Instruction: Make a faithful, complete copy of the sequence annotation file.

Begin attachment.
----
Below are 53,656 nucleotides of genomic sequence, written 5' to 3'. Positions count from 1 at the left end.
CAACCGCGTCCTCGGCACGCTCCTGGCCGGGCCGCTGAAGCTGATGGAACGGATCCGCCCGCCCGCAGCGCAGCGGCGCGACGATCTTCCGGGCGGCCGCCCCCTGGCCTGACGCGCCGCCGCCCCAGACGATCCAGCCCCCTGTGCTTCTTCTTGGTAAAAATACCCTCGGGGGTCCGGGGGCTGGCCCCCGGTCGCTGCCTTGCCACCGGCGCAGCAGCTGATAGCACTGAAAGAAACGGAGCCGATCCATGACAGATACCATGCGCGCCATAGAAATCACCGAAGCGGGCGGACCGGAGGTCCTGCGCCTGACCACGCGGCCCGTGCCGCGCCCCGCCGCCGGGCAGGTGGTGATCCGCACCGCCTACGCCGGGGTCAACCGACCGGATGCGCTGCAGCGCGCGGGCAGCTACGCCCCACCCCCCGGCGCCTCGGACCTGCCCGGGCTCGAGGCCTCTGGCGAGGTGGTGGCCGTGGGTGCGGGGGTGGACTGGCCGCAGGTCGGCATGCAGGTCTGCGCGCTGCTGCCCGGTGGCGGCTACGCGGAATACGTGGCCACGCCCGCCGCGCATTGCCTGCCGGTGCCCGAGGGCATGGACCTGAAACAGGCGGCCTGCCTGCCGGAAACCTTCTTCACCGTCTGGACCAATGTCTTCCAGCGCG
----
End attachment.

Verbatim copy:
Below are 53,656 nucleotides of genomic sequence, written 5' to 3'. Positions count from 1 at the left end.
CAACCGCGTCCTCGGCACGCTCCTGGCCGGGCCGCTGAAGCTGATGGAACGGATCCGCCCGCCCGCAGCGCAGCGGCGCGACGATCTTCCGGGCGGCCGCCCCCTGGCCTGACGCGCCGCCGCCCCAGACGATCCAGCCCCCTGTGCTTCTTCTTGGTAAAAATACCCTCGGGGGTCCGGGGGCTGGCCCCCGGTCGCTGCCTTGCCACCGGCGCAGCAGCTGATAGCACTGAAAGAAACGGAGCCGATCCATGACAGATACCATGCGCGCCATAGAAATCACCGAAGCGGGCGGACCGGAGGTCCTGCGCCTGACCACGCGGCCCGTGCCGCGCCCCGCCGCCGGGCAGGTGGTGATCCGCACCGCCTACGCCGGGGTCAACCGACCGGATGCGCTGCAGCGCGCGGGCAGCTACGCCCCACCCCCCGGCGCCTCGGACCTGCCCGGGCTCGAGGCCTCTGGCGAGGTGGTGGCCGTGGGTGCGGGGGTGGACTGGCCGCAGGTCGGCATGCAGGTCTGCGCGCTGCTGCCCGGTGGCGGCTACGCGGAATACGTGGCCACGCCCGCCGCGCATTGCCTGCCGGTGCCCGAGGGCATGGACCTGAAACAGGCGGCCTGCCTGCCGGAAACCTTCTTCACCGTCTGGACCAATGTCTTCCAGCGCG